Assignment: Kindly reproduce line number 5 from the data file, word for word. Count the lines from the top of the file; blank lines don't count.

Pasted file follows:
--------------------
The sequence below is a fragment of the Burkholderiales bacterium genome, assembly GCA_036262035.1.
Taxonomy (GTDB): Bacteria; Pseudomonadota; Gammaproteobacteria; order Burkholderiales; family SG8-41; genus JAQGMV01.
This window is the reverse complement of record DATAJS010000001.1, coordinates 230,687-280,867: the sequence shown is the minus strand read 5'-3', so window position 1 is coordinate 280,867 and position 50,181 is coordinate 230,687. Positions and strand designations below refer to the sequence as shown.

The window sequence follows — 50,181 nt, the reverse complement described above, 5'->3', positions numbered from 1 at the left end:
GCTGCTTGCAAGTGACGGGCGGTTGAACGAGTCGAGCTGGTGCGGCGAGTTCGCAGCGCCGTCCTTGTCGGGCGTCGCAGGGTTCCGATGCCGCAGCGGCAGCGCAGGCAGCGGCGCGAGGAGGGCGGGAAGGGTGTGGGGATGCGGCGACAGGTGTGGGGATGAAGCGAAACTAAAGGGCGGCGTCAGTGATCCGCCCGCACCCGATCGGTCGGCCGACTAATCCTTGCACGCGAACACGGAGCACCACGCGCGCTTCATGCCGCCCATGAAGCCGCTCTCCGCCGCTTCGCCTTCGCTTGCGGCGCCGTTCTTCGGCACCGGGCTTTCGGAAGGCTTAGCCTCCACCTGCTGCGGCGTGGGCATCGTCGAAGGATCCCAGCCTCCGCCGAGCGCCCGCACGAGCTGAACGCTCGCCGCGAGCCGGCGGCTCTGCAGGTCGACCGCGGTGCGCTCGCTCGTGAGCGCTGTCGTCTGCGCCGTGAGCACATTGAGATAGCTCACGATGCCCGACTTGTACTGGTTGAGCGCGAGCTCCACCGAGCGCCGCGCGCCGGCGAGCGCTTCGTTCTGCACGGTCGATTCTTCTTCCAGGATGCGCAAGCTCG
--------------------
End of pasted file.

GCTGCTTGCAAGTGACGGGCGGTTGAACGAGTCGAGCTGGTGCGGCGAGTTCGCAGCGCCGTCCTTGTCGGGCGTCGCAGGGTTCCGATGCCGCAGCGGCAGCGCAGGCAGCGGCGCGAGGAGGGCGGGAAGGGTGTGGGGATGCGGCGACAGGTGTGGGGATGAAGCGAAACTAAAGGGCGGCGTCAGTGATCCGCCCGCACCCGATCGGTCGGCCGACTAATCCTTGCACGCGAACACGGAGCACCACGCGCGCTTCATGCCGCCCATGAAGCCGCTCTCCGCCGCTTCGCCTTCGCTTGCGGCGCCGTTCTTCGGCACCGGGCTTTCGGAAGGCTTAGCCTCCACCTGCTGCGGCGTGGGCATCGTCGAAGGATCCCAGCCTCCGCCGAGCGCCCGCACGAGCTGAACGCTCGCCGCGAGCCGGCGGCTCTGCAGGTCGACCGCGGTGCGCTCGCTCGTGAGCGCTGTCGTCTGCGCCGTGAGCACATTGAGATAGCTCACGATGCCCGACTTGTACTGGTTGAGCGCGAGCTCCACCGAGCGCCGCGCGCCGGCGAGCGCTTCGTTCTGCACGGTCGATTCTTCTTCCAGGATGCGCAAGCTCG